- 26 May 23
Comforting confessions from an ever-observational poet.
Returning with a new album after your debut (2021’s Collapsed in Sunbeams) wins a Mercury Prize must be a challenge, to say the least. For Arlo Parks, My Soft Machine feels as endlessly exposed and unguarded as ever, maintaining the 22-year-old’s gift for narrative, poetic lyricism and marrying it with more bluesy, synth-fuelled soundscapes.
Across 12 tracks, the Londoner encouraged producer Paul Epworth (Adele, Florence + The Machine) to add textures underneath her ethereal, sweet vocal tones. Opening with ‘Bruiseless’, Parks wishes for a return to purity and innocence, “eyes still wide, aged seven and blameless”. The yearning for a blank canvas is beautiful as an introduction. ‘Impurities’ captures the exhilaration of a relationship that embraces their flaws, cleansing them of insecurities.
Funk-driven bass lines thread through the project’s best tracks, with twinkling synths and choral harmonies acting like a supportive friend. “Don’t hide the bruise, I know it’s hard to be alive sometimes.” Having referenced Fontaines D.C. and My Bloody Valentine as influences, the edge is most audible on later parts of epic Deftones-inflected ‘Devotion’. Grungy offering ‘Purple Phase’ pulls back the curtains on mental anguish, while ‘Blades’ explores dancier territory.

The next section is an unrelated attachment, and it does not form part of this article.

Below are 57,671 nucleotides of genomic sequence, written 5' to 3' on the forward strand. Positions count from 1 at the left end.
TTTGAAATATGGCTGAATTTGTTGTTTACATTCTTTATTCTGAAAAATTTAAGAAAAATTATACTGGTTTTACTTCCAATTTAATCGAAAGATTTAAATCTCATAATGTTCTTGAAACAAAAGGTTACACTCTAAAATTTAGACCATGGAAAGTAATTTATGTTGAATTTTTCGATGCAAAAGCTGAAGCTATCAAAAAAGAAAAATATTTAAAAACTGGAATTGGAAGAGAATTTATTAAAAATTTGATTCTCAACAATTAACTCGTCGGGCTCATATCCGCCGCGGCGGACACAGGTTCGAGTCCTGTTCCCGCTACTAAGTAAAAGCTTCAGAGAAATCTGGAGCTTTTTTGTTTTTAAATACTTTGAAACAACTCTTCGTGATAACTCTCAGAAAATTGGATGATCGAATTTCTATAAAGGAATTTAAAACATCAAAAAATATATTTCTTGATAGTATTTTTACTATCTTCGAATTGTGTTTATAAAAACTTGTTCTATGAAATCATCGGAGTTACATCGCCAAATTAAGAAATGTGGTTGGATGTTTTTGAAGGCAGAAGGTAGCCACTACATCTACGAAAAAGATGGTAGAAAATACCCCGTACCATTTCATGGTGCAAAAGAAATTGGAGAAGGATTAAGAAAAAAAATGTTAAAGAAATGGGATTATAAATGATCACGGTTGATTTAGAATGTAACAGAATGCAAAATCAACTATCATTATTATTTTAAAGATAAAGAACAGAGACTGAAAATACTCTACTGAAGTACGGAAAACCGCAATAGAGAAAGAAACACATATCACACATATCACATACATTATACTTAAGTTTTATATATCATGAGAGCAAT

Later tapping Phoebe Bridgers on airy backing vocals for ‘Pegasus’, the only feature on the entire project keeps it as personal and raw as a teenager’s diary. ‘I’m Sorry’ injects jazzy neo-soul grooves. “It’s easier to be numb / It’s really just hard to trust anyone,” she sings, describing the struggle to open up. ‘Room (red wing)’ recalls her wings being clipped by someone achingly neglectful, before ‘Ghost’ wraps up the confessional proceedings. “I need love like a body needs sugar.” Intimacy remains the core of her painfully observational artistic focus.
Out now via Transgressive Records.
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